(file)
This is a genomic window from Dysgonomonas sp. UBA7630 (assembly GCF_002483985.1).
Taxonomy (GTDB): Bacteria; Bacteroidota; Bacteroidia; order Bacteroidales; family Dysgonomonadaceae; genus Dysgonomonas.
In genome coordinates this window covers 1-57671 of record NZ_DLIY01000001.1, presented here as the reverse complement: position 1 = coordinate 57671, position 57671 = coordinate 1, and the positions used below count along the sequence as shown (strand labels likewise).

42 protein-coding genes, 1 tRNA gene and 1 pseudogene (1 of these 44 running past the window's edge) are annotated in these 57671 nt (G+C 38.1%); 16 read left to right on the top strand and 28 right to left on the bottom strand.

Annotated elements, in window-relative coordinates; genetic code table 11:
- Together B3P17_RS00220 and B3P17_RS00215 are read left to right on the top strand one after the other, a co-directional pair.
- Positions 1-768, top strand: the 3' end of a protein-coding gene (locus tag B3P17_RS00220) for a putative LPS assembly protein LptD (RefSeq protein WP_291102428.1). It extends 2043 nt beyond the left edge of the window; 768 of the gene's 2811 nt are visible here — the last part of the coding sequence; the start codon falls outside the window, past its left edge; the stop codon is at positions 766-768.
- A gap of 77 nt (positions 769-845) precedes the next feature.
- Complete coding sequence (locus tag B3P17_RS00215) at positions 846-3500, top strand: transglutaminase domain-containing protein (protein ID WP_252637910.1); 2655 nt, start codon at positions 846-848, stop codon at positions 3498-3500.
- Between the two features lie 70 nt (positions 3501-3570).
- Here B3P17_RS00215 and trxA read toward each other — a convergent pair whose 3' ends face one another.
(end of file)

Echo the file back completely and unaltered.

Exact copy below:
This is a genomic window from Dysgonomonas sp. UBA7630 (assembly GCF_002483985.1).
Taxonomy (GTDB): Bacteria; Bacteroidota; Bacteroidia; order Bacteroidales; family Dysgonomonadaceae; genus Dysgonomonas.
In genome coordinates this window covers 1-57671 of record NZ_DLIY01000001.1, presented here as the reverse complement: position 1 = coordinate 57671, position 57671 = coordinate 1, and the positions used below count along the sequence as shown (strand labels likewise).

42 protein-coding genes, 1 tRNA gene and 1 pseudogene (1 of these 44 running past the window's edge) are annotated in these 57671 nt (G+C 38.1%); 16 read left to right on the top strand and 28 right to left on the bottom strand.

Annotated elements, in window-relative coordinates; genetic code table 11:
- Together B3P17_RS00220 and B3P17_RS00215 are read left to right on the top strand one after the other, a co-directional pair.
- Positions 1-768, top strand: the 3' end of a protein-coding gene (locus tag B3P17_RS00220) for a putative LPS assembly protein LptD (RefSeq protein WP_291102428.1). It extends 2043 nt beyond the left edge of the window; 768 of the gene's 2811 nt are visible here — the last part of the coding sequence; the start codon falls outside the window, past its left edge; the stop codon is at positions 766-768.
- A gap of 77 nt (positions 769-845) precedes the next feature.
- Complete coding sequence (locus tag B3P17_RS00215) at positions 846-3500, top strand: transglutaminase domain-containing protein (protein ID WP_252637910.1); 2655 nt, start codon at positions 846-848, stop codon at positions 3498-3500.
- Between the two features lie 70 nt (positions 3501-3570).
- Here B3P17_RS00215 and trxA read toward each other — a convergent pair whose 3' ends face one another.